Integrate the OAuth Authorization Code with PKCE

This topic describes the Java SDK OAuth Authorization Code flow with Proof Key for Code Exchange (PKCE) integration.

Overview

The CyberArk Identity OAuth2 custom application template supports the Proof Key for Code Exchange (PKCE) when configuring public applications, such as mobile apps or single-page apps, where the client secret is not secure. The PKCE OAuth2 flow for public applications requires that you do not use a client secret when configuring the application template. Refer to Authorization (Auth) Code Flow with PKCE for more information.

Before you begin

Integrate the SDK

Follow the steps below to use this SDK to get the access_token.

Step 1: Create a Code Verifier and Code Challenge

Before redirecting a user to the authorization server, the client must first generate a secret code verifier and a code challenge.

The code verifier is a cryptographically random string that uses the characters A-Z, a-z, 0-9, and the special characters -._~ (hyphen, period, underscore, and tilde), and is between 43 and 128 characters long.

Once the client generates the code verifier, it uses that to create the code challenge. For devices that can perform a SHA256 hash, the code challenge is a BASE64-URL-encoded string of the SHA256 hash of the code verifier. Otherwise, the same verifier string is used as the code challenge.

Example:
The client needs to store the codeVerifier for later use.

String codeVerifier = PKCEUtil.generateCodeVerifier();
String codeChallenge = PKCEUtil.generateCodeChallenge(codeVerifier);

Step 2: Configure an OAuthClient instance using the Java SDK

  • Import the SDK as specified in the Before you get started section.
  • Pass the required parameters to create an OAuthClient instance.
import com.cyberark.client.OAuthClient;

// client secret parameter is not required for PKCE Flow
OAuthClient oauthClient = new OAuthClient(YOUR_TENANT_URL, YOUR_OAUTH_APPLICATION_ID, YOUR_USER_ID);

Step 3: Build the authorize URL

Create an AuthorizeUrlBuilder to authenticate the user with the CyberArk Identity provider. The redirectUri must be added to allowed list in the Redirect destinations section, under the General Usage section of the OAuth client application.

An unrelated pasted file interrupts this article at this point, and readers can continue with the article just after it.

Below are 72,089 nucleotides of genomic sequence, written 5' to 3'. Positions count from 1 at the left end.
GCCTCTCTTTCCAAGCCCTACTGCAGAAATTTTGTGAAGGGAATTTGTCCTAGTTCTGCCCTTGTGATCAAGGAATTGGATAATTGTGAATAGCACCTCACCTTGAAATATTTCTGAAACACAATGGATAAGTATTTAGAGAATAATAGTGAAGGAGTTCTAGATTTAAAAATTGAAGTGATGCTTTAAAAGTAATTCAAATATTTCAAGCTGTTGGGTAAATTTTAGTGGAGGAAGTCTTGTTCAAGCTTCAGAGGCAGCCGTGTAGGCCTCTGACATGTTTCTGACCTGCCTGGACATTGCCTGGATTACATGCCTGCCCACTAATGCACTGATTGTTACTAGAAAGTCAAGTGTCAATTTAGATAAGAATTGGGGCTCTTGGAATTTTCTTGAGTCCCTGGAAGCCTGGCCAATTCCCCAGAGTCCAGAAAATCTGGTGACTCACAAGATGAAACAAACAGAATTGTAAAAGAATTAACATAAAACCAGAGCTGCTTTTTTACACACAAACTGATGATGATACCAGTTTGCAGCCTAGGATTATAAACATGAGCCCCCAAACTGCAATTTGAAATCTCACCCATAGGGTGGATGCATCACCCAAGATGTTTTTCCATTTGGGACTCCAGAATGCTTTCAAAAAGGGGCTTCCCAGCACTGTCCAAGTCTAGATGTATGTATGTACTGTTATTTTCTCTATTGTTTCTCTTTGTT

The CyberArk Identity provider supports SHA256 hash as a signing algorithm.

Now the client can include the codeChallenge parameter in the request, which the authorization server stores and compare during the code exchange step.

Call the following builder methods using the oauthClient instance.

AuthorizeUrlBuilder authorizeUrlBuilder = oauthClient.authorizeUrl(YOUR_REDIRECT_URL)
    .setResponseType("code")
    .setScope(YOUR_SCOPE)
    .setCodeChallenge(codeChallenge)
    .setCodeChallengeMethod("S256");

// to get authorize URL
String authURL = authorizeUrlBuilder.build();
https://YOUR_TENANT_URL/OAuth2/Authorize/YOUR_OAUTH_APPLICATION_ID?redirect_uri=YOUR_REDIRECT_URI&client_id=YOUR_USER_ID&scope=YOUR_SCOPE&response_type=code&code_challenge_method=S256&code_challenge=YOUR_CODE_CHALLENGE

Redirect to the authorize URL obtained above and post authentication with CyberArk Identity. In case of unauthentication, receive the code as part of the redirected URL mentioned above.

https://YOUR_REDIRECT_URI?responseType=code&code=YOUR_CODE

Step 4: Exchange the code with the token

Exchange the code received in the previous step to get the access_token using the oauthClient instance.

// codeVerifier stored in the previous step

TokenRequest tokenRequest = oauthClient.requestToken(YOUR_CODE, YOUR_REDIRECT_URL)
    .setGrantType("authorization_code")
    .setCodeVerifier(codeVerifier);

TokenHolder tokenHolder = tokenRequest.execute();
{
  access_token: "YOUR_ACCESS_TOKEN",
  expires_in: 18000,
  refresh_token: "YOUR_REFRESH_TOKEN",
  scope: "all",
  token_type: "Bearer"
}

Common Methods

For common methods, such as refreshToken, revokeToken and claims, refer to CyberArk Identity Java SDK reference.